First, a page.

Turns out that there are secular examples of servant leadership as well, people advocating servant leadership as a revolutionary leadership style and this among the Fortune 500. Robert K. Greenleaf espouses this style of corporate leadership, and his writings yield
a set of ten characteristics which [are ascribed] to the servant-leader. These include the following:
- Listening receptively to what others have to say.
- Acceptance of others and having empathy for them.
- Foresight and intuition.
- Awareness and perception.
- Having highly developed powers of persuasion.
- An ability to conceptualize and to communicate concepts.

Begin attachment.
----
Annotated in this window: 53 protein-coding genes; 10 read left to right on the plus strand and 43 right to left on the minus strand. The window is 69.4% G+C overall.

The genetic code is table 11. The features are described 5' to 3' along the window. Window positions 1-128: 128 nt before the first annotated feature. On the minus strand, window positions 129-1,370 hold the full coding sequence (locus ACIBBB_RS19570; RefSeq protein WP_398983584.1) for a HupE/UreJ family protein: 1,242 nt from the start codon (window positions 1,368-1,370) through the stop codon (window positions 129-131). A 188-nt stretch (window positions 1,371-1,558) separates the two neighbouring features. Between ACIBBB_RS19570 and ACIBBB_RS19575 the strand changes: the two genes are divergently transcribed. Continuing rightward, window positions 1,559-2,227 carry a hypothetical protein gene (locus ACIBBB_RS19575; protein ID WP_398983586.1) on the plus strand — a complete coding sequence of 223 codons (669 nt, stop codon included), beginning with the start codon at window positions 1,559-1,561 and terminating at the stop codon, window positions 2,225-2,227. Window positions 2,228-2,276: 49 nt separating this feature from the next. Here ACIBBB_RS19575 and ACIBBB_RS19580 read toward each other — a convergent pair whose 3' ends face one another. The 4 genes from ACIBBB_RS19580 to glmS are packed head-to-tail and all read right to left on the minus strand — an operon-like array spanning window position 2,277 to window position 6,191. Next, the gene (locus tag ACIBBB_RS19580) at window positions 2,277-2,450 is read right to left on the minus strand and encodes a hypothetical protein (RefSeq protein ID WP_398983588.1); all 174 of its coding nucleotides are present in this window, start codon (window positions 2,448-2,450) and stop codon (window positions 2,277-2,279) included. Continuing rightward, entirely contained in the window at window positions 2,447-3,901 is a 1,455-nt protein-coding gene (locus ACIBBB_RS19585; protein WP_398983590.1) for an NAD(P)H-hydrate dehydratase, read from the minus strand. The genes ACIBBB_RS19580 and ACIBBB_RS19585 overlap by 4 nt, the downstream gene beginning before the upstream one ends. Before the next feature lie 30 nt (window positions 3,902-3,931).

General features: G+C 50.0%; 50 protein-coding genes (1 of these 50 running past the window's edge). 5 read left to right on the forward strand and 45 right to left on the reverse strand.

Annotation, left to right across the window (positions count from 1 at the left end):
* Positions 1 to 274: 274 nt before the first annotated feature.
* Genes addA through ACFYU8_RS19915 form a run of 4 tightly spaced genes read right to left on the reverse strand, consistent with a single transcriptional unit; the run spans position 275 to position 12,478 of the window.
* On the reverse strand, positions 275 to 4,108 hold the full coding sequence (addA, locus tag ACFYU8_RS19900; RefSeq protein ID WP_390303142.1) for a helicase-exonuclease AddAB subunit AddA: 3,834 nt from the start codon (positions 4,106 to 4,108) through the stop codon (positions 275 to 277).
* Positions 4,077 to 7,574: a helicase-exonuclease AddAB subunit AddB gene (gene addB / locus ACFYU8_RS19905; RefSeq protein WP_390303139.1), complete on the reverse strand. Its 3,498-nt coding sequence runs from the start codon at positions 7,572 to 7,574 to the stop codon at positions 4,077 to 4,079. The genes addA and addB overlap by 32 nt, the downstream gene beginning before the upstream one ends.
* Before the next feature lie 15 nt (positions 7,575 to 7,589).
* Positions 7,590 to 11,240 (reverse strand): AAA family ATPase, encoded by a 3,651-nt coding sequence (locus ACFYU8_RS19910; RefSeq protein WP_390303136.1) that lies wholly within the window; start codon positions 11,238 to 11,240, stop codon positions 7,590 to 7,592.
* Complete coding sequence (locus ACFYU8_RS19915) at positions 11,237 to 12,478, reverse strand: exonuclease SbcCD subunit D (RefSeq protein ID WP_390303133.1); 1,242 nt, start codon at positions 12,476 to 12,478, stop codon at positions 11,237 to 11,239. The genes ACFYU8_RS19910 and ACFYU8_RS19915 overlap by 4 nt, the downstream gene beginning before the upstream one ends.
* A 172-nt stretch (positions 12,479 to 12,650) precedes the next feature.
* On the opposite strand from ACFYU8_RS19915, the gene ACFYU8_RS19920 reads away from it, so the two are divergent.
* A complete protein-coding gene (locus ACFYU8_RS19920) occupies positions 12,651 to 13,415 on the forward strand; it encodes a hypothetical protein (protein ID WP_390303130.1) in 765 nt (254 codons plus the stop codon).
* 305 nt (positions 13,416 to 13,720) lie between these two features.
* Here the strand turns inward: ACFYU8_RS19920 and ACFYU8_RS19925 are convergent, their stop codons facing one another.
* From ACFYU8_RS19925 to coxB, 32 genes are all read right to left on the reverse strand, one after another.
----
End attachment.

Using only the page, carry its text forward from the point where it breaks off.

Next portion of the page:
- An ability to exert a healing influence upon individuals and institutions.
- Building community in the workplace.
- Practicing the art of contemplation.
- Recognition that servant-leadership begins with the desire
to change oneself. Once that process has begun, it then becomes possible to practice servant-leadership at an institutional level.
Continue reading Servant Leadership: Quest for Caring Leadership at the site of the Greenleaf Center for Servant-Leadership. The upshot here is that the desire for a more “flat” leadership style and structure may be linked in no small way to culture (postmodernism) and is something being espoused in arenas besides some parts of the emerging church circles. Oh, and besides the way Jesus did it.